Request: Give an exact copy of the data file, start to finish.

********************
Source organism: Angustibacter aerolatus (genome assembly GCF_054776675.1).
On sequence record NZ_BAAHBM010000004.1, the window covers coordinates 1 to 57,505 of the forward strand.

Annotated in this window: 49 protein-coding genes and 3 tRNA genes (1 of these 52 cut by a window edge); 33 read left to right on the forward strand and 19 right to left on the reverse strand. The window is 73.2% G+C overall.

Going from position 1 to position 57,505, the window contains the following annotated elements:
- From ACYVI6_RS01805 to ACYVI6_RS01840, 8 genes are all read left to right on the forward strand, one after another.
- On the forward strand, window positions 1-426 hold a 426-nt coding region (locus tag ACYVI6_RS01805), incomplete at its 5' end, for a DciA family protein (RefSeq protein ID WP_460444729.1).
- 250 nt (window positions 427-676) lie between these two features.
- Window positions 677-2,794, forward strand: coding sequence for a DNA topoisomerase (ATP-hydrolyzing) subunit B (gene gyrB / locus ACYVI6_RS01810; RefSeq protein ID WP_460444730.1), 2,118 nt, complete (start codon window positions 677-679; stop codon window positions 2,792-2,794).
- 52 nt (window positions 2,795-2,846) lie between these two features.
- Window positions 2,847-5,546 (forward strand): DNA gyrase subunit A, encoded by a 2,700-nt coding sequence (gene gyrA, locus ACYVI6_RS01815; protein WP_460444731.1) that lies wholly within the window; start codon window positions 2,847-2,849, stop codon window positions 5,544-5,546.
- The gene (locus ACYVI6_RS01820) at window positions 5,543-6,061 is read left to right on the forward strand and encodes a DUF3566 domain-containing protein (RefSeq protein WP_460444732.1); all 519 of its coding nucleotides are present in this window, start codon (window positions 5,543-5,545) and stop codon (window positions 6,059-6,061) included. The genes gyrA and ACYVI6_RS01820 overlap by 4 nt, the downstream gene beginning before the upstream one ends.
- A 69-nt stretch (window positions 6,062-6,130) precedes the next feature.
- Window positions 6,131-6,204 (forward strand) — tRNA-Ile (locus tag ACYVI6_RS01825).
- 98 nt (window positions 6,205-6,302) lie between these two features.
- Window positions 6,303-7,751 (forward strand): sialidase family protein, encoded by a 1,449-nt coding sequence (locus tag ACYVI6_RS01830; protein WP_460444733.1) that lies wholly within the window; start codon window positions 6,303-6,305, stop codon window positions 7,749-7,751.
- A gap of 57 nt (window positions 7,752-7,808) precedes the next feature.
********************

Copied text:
Source organism: Angustibacter aerolatus (genome assembly GCF_054776675.1).
On sequence record NZ_BAAHBM010000004.1, the window covers coordinates 1 to 57,505 of the forward strand.

Annotated in this window: 49 protein-coding genes and 3 tRNA genes (1 of these 52 cut by a window edge); 33 read left to right on the forward strand and 19 right to left on the reverse strand. The window is 73.2% G+C overall.

Going from position 1 to position 57,505, the window contains the following annotated elements:
- From ACYVI6_RS01805 to ACYVI6_RS01840, 8 genes are all read left to right on the forward strand, one after another.
- On the forward strand, window positions 1-426 hold a 426-nt coding region (locus tag ACYVI6_RS01805), incomplete at its 5' end, for a DciA family protein (RefSeq protein ID WP_460444729.1).
- 250 nt (window positions 427-676) lie between these two features.
- Window positions 677-2,794, forward strand: coding sequence for a DNA topoisomerase (ATP-hydrolyzing) subunit B (gene gyrB / locus ACYVI6_RS01810; RefSeq protein ID WP_460444730.1), 2,118 nt, complete (start codon window positions 677-679; stop codon window positions 2,792-2,794).
- 52 nt (window positions 2,795-2,846) lie between these two features.
- Window positions 2,847-5,546 (forward strand): DNA gyrase subunit A, encoded by a 2,700-nt coding sequence (gene gyrA, locus ACYVI6_RS01815; protein WP_460444731.1) that lies wholly within the window; start codon window positions 2,847-2,849, stop codon window positions 5,544-5,546.
- The gene (locus ACYVI6_RS01820) at window positions 5,543-6,061 is read left to right on the forward strand and encodes a DUF3566 domain-containing protein (RefSeq protein WP_460444732.1); all 519 of its coding nucleotides are present in this window, start codon (window positions 5,543-5,545) and stop codon (window positions 6,059-6,061) included. The genes gyrA and ACYVI6_RS01820 overlap by 4 nt, the downstream gene beginning before the upstream one ends.
- A 69-nt stretch (window positions 6,062-6,130) precedes the next feature.
- Window positions 6,131-6,204 (forward strand) — tRNA-Ile (locus tag ACYVI6_RS01825).
- 98 nt (window positions 6,205-6,302) lie between these two features.
- Window positions 6,303-7,751 (forward strand): sialidase family protein, encoded by a 1,449-nt coding sequence (locus tag ACYVI6_RS01830; protein WP_460444733.1) that lies wholly within the window; start codon window positions 6,303-6,305, stop codon window positions 7,749-7,751.
- A gap of 57 nt (window positions 7,752-7,808) precedes the next feature.